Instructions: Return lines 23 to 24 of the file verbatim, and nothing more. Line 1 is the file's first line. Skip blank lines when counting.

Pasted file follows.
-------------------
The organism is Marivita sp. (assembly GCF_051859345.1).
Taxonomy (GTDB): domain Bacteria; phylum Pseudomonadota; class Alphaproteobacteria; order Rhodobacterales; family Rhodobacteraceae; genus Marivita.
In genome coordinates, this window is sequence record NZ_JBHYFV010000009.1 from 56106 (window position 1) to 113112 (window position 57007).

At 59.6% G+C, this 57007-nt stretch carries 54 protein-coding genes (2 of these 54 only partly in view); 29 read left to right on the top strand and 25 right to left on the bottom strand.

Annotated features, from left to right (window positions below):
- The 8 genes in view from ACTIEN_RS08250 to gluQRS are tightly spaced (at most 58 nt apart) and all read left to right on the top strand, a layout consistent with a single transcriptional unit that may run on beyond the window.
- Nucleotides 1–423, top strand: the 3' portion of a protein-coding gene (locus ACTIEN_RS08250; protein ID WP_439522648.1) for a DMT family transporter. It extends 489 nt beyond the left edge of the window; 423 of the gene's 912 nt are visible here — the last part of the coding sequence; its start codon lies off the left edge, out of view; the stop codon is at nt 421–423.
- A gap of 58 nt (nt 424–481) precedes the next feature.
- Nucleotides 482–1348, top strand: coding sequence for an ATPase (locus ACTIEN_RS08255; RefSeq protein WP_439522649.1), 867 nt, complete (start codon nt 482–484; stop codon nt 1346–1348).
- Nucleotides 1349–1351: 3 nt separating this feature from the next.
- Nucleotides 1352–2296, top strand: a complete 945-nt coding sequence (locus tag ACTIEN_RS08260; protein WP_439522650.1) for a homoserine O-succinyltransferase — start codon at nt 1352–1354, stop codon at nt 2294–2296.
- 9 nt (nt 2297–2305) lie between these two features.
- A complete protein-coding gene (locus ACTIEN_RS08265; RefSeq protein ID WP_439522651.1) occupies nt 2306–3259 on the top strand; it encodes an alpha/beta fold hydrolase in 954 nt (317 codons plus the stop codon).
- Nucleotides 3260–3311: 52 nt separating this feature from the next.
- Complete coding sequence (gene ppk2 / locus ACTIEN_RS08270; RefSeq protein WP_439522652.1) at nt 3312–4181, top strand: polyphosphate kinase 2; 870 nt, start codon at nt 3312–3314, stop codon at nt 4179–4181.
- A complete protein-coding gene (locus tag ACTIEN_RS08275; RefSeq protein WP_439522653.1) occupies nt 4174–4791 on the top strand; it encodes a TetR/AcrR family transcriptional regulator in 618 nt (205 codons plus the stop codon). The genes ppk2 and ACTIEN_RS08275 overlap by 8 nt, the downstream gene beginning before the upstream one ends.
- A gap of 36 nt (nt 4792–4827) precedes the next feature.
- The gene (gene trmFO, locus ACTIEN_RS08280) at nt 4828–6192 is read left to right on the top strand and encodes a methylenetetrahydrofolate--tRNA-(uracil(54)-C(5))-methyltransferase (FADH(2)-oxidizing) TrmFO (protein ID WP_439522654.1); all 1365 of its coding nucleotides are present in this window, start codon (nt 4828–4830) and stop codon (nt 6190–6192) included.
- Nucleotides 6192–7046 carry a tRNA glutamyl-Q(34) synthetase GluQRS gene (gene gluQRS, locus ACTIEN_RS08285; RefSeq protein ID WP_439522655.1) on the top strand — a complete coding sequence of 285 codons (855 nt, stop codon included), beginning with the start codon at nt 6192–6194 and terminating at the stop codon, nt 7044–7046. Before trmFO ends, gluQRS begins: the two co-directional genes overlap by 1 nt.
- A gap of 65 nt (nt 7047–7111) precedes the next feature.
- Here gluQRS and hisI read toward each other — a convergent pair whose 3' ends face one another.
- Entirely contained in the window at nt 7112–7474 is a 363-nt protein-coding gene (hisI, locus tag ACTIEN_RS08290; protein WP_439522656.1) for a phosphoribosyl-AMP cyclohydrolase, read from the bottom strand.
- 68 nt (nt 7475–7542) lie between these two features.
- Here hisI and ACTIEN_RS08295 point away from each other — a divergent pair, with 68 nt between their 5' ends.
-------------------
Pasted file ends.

- 68 nt (nt 7475–7542) lie between these two features.
- Here hisI and ACTIEN_RS08295 point away from each other — a divergent pair, with 68 nt between their 5' ends.